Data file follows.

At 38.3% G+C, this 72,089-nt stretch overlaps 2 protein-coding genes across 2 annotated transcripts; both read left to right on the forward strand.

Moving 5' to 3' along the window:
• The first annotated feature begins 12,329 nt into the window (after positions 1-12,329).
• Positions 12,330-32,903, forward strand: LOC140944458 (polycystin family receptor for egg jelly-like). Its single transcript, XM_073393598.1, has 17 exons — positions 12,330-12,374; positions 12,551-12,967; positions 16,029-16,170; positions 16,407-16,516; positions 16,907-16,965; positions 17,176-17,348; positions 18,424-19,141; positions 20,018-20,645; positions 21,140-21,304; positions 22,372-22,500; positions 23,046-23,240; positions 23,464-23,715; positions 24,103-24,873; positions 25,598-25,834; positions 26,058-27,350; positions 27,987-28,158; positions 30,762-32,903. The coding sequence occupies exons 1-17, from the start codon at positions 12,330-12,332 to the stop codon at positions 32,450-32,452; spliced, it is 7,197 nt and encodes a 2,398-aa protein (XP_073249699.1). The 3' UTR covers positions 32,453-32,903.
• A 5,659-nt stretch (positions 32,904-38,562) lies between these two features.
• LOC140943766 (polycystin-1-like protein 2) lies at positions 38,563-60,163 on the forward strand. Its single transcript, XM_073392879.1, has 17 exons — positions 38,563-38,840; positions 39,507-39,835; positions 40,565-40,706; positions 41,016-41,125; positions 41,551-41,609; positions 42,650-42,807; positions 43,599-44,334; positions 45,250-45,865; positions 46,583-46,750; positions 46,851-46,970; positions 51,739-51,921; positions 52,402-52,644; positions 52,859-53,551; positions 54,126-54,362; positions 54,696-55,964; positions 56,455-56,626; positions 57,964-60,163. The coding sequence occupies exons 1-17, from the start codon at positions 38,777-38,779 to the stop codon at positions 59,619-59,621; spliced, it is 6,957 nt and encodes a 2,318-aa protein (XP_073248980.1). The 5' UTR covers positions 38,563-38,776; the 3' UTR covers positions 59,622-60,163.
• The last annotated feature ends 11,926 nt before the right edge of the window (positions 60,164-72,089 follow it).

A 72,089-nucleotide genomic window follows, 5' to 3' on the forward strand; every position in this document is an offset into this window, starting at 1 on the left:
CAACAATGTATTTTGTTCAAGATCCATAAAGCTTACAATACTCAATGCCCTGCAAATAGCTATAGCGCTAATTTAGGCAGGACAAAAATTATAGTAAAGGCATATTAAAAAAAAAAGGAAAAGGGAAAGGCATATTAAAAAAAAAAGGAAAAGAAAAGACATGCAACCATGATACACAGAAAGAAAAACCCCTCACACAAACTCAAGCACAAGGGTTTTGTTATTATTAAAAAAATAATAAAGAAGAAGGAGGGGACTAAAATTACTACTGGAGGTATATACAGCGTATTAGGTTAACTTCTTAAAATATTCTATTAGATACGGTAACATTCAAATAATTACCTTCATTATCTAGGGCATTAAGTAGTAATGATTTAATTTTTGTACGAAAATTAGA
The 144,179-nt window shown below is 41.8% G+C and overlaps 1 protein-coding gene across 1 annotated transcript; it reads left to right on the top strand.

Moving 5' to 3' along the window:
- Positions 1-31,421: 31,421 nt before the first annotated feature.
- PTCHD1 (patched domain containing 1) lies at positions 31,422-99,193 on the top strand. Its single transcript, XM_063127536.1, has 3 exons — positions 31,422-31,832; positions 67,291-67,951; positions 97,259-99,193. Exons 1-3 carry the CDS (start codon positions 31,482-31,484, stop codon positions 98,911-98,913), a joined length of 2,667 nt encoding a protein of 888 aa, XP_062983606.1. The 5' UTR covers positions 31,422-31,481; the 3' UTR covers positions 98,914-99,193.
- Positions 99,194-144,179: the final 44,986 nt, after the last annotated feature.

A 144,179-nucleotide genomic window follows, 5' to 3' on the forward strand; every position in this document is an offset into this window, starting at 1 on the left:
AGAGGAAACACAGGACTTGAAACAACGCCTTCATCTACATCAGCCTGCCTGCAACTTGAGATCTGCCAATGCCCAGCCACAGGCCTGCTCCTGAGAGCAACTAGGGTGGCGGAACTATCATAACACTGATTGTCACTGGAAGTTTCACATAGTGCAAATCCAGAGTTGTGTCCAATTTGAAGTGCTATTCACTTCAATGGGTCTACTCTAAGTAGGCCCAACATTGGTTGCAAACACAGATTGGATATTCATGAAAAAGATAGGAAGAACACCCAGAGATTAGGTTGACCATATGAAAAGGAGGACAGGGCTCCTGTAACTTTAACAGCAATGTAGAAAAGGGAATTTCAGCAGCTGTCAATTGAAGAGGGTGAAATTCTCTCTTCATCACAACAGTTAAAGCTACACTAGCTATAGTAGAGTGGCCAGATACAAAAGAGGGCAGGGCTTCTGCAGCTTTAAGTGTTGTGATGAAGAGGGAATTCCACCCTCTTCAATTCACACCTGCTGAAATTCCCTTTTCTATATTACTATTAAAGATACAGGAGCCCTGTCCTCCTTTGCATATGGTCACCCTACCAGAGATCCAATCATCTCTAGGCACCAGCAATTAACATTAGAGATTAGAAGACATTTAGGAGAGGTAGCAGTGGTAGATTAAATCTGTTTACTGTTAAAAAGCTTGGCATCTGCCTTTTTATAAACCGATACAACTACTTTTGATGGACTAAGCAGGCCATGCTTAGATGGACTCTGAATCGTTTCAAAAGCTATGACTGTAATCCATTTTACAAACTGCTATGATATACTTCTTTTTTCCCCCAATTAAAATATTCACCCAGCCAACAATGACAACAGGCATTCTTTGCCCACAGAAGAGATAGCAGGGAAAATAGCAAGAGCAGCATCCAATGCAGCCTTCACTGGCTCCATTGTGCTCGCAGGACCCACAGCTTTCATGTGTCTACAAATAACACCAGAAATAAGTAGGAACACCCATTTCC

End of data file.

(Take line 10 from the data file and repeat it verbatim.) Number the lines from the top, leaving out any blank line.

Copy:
The 144,179-nt window shown below is 41.8% G+C and overlaps 1 protein-coding gene across 1 annotated transcript; it reads left to right on the top strand.